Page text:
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Clinical Practice Guidelines: An Opinion of the Legal Implication to Veterinary Medicine

Michela Pugliese, Eva Voslarova, Vito Biondi, Annamaria Passantino
Animals: An Open Access Journal From MDPI 2019 August 19, 9 (8)
31430919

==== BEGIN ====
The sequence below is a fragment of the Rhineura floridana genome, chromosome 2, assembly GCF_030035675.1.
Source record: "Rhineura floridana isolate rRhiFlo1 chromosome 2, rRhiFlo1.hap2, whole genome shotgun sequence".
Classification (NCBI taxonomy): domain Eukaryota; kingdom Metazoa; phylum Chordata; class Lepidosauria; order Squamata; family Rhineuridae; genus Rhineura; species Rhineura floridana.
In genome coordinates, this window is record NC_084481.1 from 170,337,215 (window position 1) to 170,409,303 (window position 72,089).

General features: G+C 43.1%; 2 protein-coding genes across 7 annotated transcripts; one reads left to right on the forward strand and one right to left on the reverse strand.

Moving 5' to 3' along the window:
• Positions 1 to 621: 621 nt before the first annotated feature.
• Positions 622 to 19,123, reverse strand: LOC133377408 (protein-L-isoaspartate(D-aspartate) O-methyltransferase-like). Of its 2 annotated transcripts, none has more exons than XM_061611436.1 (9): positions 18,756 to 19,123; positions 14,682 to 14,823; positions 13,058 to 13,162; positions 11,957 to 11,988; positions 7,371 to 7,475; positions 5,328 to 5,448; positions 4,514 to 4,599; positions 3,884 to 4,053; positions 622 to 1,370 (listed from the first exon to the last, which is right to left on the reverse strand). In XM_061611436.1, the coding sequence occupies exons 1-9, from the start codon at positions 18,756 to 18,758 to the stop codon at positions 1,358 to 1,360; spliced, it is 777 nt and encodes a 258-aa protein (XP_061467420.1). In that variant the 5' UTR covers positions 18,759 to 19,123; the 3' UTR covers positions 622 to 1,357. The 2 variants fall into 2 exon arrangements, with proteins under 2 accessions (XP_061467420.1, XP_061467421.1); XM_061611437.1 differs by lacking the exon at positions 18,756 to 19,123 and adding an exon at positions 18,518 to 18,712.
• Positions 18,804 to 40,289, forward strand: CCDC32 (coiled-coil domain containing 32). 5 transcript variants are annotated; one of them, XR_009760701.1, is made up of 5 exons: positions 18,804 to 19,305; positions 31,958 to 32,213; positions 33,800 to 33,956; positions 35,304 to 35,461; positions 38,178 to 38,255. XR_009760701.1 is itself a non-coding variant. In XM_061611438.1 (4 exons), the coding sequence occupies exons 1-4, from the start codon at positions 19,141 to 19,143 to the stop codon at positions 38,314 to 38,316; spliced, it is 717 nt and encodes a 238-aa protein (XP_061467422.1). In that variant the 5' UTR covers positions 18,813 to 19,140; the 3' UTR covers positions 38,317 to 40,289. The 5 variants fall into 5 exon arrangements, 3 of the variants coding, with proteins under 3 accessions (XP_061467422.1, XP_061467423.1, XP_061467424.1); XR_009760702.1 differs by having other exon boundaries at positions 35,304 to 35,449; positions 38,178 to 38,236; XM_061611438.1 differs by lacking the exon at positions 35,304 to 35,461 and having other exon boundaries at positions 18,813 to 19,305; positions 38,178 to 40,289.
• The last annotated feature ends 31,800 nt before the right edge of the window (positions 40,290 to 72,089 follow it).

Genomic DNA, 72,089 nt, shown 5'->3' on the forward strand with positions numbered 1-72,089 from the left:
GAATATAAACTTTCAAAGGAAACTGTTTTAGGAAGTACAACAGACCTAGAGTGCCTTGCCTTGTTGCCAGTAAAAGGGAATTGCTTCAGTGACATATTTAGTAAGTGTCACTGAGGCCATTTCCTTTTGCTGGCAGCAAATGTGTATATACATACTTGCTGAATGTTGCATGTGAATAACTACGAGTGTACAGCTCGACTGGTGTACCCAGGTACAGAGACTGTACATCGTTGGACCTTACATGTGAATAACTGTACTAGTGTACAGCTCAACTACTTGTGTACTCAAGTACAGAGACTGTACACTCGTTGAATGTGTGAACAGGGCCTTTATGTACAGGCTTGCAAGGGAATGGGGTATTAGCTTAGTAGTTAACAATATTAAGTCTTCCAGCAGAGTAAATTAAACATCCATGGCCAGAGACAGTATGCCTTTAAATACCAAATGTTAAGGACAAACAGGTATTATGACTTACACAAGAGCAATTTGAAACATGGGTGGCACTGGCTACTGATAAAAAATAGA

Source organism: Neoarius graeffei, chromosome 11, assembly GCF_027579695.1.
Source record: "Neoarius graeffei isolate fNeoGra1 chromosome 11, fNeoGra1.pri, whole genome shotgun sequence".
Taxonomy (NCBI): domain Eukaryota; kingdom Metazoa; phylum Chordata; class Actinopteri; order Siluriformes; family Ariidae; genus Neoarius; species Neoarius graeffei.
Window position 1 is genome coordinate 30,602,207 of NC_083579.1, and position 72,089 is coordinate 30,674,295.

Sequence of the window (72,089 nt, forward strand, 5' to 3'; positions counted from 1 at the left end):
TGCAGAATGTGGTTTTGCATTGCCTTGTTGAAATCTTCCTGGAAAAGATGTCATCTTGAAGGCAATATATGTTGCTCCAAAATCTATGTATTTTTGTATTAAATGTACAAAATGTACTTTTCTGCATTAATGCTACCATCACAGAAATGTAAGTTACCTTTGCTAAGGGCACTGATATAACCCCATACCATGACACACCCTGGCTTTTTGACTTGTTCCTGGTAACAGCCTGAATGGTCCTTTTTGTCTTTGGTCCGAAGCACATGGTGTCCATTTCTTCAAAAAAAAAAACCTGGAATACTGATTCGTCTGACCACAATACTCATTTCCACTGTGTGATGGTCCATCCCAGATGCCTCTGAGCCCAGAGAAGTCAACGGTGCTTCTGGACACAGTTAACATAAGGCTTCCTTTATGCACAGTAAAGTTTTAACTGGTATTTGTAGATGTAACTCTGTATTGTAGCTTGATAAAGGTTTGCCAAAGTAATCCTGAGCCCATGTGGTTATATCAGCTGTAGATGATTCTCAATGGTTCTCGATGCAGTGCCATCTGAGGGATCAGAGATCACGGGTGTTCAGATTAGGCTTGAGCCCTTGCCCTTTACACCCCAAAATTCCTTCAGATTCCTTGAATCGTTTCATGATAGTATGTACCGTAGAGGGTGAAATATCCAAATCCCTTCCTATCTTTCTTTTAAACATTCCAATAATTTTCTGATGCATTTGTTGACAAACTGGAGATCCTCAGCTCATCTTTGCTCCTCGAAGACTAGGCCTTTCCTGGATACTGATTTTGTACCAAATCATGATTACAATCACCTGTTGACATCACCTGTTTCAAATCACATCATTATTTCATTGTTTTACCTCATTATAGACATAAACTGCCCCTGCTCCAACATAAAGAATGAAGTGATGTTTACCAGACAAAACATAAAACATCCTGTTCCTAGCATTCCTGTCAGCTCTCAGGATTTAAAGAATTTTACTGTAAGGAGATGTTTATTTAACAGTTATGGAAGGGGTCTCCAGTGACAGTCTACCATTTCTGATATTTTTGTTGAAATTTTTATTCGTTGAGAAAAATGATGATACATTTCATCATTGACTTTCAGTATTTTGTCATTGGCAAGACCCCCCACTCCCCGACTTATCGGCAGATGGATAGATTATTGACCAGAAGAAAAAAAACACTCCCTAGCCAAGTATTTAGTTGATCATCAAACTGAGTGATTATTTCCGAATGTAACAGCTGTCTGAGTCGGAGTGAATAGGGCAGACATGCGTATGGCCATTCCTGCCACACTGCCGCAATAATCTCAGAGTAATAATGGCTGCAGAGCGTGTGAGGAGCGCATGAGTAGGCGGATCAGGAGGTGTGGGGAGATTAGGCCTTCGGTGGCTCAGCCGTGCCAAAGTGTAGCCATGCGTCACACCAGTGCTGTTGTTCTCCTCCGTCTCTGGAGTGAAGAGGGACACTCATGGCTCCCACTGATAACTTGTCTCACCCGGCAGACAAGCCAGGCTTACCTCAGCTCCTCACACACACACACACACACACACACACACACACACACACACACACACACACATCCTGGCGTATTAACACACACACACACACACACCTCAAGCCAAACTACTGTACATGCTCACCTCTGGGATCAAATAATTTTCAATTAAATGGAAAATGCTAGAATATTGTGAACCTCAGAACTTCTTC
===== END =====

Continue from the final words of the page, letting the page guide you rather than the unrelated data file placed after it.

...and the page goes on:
The strengthening of the bond between humans and animals has changed the landscape of the veterinary profession. This has, in turn, led the legal system to assess damages in veterinary malpractice and liability cases more carefully, paying attention to the possibility of using clinical practice guidelines (CPGs) to prove whether the defendant veterinarian contravened or not the standard of care. In this era of evidence-based veterinary medicine, CPGs are becoming an integral part of many aspects of veterinary practice, even if CPGs do not have the force of law and are situated halfway between ethical rules and legal requirements. Although guidelines have been used for several years, there seems to be a general lack of recognition of the medical and legal ramifications of CPGs for veterinarians. This creates ambiguity and inconsistency in the care that veterinary practitioners provide, compromises the care animals receive, and prevents the courts from assessing veterinarian competence in a systematic and rational way. On the basis of these considerations, this article discusses the legal implications of CPGs in veterinary medicine for dogs and cats and explores how the law may treat CPGs in the future. Redefining the CPGs should be a priority for veterinary profession. NOTE: The authors chose to use the terms "companion animal," "pet," and "small animal" interchangeably throughout this article, as all three are commonly in use and refer to the same animals (dogs and cats).

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